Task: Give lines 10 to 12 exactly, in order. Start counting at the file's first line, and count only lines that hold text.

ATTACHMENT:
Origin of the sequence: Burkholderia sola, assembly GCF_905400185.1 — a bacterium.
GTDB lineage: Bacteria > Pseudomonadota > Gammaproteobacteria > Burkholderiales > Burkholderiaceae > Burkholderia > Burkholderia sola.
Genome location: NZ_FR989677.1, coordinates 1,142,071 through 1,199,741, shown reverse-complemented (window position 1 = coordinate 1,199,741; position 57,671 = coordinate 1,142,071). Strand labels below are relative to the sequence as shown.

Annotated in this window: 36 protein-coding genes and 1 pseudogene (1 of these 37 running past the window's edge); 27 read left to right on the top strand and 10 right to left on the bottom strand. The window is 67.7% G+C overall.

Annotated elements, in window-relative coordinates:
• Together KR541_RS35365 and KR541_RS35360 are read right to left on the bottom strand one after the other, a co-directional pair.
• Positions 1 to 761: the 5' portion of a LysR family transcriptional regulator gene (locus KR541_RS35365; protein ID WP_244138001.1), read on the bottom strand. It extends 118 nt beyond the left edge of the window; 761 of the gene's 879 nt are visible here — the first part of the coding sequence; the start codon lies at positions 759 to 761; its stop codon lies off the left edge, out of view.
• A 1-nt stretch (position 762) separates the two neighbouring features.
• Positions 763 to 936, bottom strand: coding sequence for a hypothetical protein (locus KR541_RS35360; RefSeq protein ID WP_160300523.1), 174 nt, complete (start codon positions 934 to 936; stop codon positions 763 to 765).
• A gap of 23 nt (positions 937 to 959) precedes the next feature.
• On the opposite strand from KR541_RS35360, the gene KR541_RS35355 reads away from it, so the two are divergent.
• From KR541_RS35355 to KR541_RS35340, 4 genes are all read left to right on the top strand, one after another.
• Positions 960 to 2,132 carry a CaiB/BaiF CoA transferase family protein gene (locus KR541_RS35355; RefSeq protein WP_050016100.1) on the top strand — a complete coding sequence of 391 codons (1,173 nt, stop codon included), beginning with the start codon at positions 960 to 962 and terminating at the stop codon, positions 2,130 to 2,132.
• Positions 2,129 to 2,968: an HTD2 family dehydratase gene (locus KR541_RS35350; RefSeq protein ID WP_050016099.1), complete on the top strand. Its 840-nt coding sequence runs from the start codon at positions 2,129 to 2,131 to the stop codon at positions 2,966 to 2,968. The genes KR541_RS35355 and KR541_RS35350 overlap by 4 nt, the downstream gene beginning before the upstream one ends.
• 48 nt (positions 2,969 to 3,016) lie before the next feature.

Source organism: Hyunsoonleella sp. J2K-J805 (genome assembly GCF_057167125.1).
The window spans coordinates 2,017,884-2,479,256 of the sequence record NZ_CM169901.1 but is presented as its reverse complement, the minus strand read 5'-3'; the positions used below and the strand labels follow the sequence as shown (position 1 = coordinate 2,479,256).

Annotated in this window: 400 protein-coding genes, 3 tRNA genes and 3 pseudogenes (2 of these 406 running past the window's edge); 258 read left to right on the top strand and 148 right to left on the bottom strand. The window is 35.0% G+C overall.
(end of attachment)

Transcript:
• A gap of 23 nt (positions 937 to 959) precedes the next feature.
• On the opposite strand from KR541_RS35360, the gene KR541_RS35355 reads away from it, so the two are divergent.
• From KR541_RS35355 to KR541_RS35340, 4 genes are all read left to right on the top strand, one after another.